If you live in the city, you probably have never paid attention to matters to do with wells as you are used to the pipelines which bring the water to your home. However, if you reside in a rural area, it is very likely that you will need a well pump service. So, what is a well pump? A well pump is a machine that is installed after digging a well. Its sole purpose is to pump up groundwater from beneath the surface and bring it to your house where there is sufficient pressure and flow. That said, let us get into details of how the well pipe works;

First, the pump is installed at a depth of around 42 feet to get adequate flow and pressure. Next, you need to prime the pump by filling it with water using the hose pipe attached to it. You can submerse this hose in any nearby standing body of water, which will help you load your well pump. You must ensure that there are no obstructions between the surface and where your pump has been placed. Once loaded, switch on the power supply to your well pump, ensuring that it gets energy from outside sources. After priming, the next step is for you to start drawing water through your household faucets. This needs some time as it takes time for gravitational potential energy created by pumping up groundwater through wells in order to move the water up to your home’s plumbing system against the normal force of gravity. You can also hear a hissing sound due to the release of air trapped in the piping.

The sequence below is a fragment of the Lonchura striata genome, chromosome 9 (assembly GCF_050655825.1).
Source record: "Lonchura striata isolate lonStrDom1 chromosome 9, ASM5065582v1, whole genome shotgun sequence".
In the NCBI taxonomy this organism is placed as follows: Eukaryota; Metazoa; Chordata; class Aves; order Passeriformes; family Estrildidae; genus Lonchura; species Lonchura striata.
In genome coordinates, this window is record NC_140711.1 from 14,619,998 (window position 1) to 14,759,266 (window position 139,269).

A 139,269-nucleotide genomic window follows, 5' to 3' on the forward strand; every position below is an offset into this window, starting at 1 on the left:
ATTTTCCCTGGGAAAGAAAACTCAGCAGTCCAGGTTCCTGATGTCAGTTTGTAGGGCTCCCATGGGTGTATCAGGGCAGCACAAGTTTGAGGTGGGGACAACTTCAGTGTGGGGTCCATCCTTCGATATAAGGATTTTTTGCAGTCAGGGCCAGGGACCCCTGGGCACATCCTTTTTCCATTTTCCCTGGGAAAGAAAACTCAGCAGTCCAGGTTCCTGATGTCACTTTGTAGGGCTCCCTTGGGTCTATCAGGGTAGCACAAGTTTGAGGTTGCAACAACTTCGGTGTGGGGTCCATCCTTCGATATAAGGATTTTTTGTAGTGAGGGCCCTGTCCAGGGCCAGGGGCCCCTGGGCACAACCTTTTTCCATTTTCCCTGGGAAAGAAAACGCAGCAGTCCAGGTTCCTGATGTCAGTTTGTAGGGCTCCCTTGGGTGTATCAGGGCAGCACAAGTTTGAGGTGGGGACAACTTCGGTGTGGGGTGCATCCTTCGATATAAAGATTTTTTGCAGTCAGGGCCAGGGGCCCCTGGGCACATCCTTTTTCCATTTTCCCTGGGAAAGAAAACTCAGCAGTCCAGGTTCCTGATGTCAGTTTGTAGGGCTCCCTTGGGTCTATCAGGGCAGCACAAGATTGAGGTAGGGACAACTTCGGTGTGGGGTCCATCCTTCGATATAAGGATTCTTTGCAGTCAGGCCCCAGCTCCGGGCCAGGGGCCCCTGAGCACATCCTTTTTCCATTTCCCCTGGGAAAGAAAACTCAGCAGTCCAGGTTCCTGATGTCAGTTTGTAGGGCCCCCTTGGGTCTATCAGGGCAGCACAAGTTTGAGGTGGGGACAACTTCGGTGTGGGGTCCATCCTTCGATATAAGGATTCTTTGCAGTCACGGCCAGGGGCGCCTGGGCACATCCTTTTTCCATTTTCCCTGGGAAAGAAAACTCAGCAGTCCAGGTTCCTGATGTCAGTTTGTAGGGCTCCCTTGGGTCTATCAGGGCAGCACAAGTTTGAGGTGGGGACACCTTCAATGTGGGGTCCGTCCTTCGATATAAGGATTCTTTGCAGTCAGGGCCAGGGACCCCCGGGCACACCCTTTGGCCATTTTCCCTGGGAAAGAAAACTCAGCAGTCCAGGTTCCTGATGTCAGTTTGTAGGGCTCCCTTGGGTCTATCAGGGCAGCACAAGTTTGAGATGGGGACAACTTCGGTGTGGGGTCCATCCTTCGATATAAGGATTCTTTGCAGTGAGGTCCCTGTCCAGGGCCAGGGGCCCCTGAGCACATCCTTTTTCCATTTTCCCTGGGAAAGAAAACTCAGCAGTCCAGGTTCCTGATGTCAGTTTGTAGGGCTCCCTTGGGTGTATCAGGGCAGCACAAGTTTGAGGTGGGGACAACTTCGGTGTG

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Types of well pumps

There are three main types of well pumps which include;

  1. Submersible Pump: These is the most common type of well pump that is used by many people. The pump is placed in the pit of the well, and you can find a propeller at the bottom. This pumps water to a height of about 100 feet.These pumps are waterproof and can work underwater for months at time before needing maintenance or repairs, making them perfect for any well with an extensive supply of water below ground level.
  2. Jet pump: The high-powered jet pumps can deliver more water faster than other types of pumps, and they work in wells at all depths similar to their submersible counterparts. 
  3. Centrifugal Pump: These pumps are fitted with larger impellers, gears, cams, etc., which ensure a smooth transfer of energy from the motor to the impeller. It is a great option for shallow wells because it doesn’t require as much power. The downside to this type of well system, however, is that they are not effective at depths over 25 feet.


We believe that going through this read has helped you gain more insight into what well pumps are, the types, and ultimately how they work. You are now in a better position to choose one that will fit your needs accordingly.